As far as I understand, Noether's theorem for fields works, as explained in David Tong's QFT lecture notes (page 14) for example, by saying that a transformation $\phi(x) \mapsto \phi(x) + \delta \phi (x)$ is called a symmetry if it produces a change in the Lagrangian density which can be expressed as a four divergence, $$\delta \mathcal{L} = \partial_{\mu} F^{\mu}\tag{1.35} $$ for some 4-vector field $F^{\mu}$.

We thengo onto show that the change in this Lagrangian density may also be expressed for an arbitrary transformation as

$$\delta \mathcal{L} = \partial_{\mu}\bigg(\frac{\partial \mathcal{L}}{\partial(\partial_{\mu} \phi)}\delta \phi\bigg)\tag{1.37}.$$

Which is a 4-divergence. So how could we say any transformation is not a symmetry in the sense above?


1 Answer 1


The point is that eq. (1.35) should hold off-shell to have a symmetry, while eq. (1.37) may only hold on-shell.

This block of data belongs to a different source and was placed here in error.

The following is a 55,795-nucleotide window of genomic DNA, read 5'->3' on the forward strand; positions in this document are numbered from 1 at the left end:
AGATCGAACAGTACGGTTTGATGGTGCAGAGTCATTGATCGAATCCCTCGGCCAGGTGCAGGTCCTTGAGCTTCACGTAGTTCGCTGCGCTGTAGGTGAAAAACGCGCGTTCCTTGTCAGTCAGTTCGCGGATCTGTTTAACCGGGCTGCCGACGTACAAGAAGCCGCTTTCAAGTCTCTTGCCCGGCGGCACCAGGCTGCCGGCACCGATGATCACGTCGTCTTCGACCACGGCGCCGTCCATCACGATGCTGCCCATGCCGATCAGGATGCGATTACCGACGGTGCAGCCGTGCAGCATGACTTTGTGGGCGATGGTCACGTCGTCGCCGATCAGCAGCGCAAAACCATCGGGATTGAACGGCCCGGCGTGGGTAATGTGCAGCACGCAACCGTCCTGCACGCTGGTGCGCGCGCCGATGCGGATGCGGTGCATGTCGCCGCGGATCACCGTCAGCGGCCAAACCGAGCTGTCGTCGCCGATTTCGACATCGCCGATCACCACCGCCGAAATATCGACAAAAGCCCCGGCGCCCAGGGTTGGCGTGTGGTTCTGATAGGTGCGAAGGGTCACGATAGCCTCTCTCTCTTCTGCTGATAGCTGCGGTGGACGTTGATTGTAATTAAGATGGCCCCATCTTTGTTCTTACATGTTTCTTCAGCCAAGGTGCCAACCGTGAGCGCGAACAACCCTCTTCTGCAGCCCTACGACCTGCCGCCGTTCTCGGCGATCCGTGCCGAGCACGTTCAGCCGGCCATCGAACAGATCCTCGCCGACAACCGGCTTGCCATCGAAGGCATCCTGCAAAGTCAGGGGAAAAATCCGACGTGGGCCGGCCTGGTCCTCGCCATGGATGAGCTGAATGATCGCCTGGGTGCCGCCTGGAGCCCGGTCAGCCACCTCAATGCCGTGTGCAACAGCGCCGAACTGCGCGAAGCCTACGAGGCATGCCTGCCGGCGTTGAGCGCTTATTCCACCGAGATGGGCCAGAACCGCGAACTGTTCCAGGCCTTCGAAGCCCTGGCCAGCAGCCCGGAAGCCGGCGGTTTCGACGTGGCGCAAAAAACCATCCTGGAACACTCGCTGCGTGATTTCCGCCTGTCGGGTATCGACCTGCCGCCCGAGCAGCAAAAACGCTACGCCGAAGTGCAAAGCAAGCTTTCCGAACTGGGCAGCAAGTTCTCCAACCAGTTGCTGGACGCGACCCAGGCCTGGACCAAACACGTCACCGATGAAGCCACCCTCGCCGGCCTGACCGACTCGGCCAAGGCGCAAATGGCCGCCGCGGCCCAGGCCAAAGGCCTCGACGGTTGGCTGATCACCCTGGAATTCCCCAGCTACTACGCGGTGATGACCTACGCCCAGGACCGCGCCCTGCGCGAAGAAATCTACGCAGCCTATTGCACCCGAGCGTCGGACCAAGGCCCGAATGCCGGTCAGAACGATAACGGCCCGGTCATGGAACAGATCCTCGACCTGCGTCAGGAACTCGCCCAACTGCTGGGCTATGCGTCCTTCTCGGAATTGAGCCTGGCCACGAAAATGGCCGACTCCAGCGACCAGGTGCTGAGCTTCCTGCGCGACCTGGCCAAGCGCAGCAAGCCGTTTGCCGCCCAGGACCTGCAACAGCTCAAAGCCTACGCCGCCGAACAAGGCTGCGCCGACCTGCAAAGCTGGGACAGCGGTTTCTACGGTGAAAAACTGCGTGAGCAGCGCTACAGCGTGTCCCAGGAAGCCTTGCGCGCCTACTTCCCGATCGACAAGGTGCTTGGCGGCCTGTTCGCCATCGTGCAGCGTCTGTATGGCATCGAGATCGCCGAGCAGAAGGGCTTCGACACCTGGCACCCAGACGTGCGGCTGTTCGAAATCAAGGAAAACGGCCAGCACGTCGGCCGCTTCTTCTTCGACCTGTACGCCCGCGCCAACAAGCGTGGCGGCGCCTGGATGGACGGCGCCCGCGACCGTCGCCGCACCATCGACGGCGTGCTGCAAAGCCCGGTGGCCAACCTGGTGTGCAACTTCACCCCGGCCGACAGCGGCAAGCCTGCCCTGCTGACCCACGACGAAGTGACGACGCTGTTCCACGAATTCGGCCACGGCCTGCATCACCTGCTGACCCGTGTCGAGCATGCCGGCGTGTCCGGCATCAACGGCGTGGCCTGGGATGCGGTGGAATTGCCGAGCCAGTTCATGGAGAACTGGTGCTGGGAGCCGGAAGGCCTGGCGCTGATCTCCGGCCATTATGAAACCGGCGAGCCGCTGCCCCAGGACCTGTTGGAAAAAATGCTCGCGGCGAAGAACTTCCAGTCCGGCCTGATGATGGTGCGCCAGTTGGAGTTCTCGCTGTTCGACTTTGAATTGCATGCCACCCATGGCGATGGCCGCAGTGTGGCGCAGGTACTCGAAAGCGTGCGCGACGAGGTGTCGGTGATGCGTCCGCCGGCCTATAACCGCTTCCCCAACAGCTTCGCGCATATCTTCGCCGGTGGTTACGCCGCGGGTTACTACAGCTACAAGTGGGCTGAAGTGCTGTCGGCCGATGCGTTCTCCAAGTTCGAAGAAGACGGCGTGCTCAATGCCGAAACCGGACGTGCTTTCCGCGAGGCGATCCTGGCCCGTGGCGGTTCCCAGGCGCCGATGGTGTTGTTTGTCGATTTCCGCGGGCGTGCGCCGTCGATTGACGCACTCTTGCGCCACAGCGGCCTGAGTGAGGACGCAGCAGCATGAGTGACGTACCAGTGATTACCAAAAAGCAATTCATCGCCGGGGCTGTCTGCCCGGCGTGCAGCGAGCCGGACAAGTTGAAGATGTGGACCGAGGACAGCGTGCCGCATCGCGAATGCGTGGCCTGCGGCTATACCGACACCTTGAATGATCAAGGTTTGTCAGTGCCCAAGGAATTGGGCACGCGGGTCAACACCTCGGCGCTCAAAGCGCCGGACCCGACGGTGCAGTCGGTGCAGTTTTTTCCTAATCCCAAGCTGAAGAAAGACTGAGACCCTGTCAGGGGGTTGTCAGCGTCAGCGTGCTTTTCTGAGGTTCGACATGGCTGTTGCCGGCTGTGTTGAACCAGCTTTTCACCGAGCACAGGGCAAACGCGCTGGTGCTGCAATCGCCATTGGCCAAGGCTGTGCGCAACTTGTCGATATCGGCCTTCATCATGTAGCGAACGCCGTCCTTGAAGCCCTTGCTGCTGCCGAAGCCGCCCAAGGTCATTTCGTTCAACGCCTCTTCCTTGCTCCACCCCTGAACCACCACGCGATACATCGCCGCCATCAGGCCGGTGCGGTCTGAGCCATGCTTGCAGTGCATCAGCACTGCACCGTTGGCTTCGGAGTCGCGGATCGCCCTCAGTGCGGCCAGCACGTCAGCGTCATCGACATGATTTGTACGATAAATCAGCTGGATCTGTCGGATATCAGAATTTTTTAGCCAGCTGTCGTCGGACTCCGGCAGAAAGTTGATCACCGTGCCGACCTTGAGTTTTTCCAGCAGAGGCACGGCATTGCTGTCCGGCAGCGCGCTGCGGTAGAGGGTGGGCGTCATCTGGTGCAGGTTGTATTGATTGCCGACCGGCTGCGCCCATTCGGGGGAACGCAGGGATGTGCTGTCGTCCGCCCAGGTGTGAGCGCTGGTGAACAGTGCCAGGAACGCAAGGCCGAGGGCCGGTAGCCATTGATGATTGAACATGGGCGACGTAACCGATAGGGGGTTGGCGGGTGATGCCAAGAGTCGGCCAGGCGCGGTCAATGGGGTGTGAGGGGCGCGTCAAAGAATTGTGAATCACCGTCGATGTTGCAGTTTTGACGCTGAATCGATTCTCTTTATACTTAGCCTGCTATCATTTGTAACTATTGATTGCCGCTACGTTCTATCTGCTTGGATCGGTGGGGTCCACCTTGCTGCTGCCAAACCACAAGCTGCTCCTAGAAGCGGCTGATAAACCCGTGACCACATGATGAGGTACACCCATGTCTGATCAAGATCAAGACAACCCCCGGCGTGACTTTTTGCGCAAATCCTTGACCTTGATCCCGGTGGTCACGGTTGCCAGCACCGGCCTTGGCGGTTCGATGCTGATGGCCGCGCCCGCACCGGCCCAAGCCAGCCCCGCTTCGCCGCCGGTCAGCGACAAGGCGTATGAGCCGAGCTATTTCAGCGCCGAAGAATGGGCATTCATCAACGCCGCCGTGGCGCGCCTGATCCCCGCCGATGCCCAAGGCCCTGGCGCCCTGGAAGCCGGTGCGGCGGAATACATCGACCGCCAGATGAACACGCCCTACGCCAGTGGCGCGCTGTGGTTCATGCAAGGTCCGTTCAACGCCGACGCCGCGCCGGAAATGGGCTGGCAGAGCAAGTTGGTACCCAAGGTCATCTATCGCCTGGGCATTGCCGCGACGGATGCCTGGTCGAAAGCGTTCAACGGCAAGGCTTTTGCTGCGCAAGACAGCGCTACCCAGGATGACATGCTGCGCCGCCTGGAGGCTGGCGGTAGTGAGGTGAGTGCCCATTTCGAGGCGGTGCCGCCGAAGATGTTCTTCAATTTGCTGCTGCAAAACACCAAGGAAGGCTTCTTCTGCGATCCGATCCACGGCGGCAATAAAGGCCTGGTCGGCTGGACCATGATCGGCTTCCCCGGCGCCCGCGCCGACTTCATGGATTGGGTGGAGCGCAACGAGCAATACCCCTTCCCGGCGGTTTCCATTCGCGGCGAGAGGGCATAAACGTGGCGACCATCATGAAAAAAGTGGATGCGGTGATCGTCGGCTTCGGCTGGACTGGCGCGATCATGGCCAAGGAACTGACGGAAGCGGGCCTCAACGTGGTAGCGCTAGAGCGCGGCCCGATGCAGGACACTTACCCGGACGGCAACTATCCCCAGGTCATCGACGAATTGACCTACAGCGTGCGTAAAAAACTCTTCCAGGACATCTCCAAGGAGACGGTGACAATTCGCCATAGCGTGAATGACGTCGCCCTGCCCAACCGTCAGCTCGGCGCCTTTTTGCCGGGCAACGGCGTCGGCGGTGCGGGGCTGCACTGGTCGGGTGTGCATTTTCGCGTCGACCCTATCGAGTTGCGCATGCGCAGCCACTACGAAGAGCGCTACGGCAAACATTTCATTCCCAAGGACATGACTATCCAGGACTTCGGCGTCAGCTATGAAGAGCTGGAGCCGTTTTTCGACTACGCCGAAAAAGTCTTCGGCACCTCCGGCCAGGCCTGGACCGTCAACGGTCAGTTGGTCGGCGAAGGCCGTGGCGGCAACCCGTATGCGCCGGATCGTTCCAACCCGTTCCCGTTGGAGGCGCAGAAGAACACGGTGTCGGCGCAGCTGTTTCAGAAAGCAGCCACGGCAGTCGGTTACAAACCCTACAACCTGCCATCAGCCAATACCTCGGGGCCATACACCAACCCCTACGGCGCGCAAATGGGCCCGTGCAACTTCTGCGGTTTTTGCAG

[The term on-shell (in this context) means that the Euler-Lagrange equations are satisfied. See also this Phys.SE post.]

In other words: On-shell, the action will only change with at most a boundary term for any infinitesimal variation, whether or not it is a symmetry.

Phrased differently: By a symmetry is meant an off-shell symmetry. An on-shell symmetry is a vacuous notion.

  • 1
    $\begingroup$ Oh yeah, of course! And eq. (1.35) should be off-shell so that the action is still a minimum (as the nearby trajectories of the new trajectory will have their action changed by the same amount each) $\endgroup$
    – guillefix
    Oct 11, 2014 at 23:16
  • $\begingroup$ On another note, even if $\delta \mathcal{L}$ doesn't have an off-shell 4-divergence form, can it , for example, happen to still equal zero in the on-shell trajectory and thus give a conserved 4-current density, even though our transformation wasn't a symmetry? $\endgroup$
    – guillefix
    Oct 12, 2014 at 12:10

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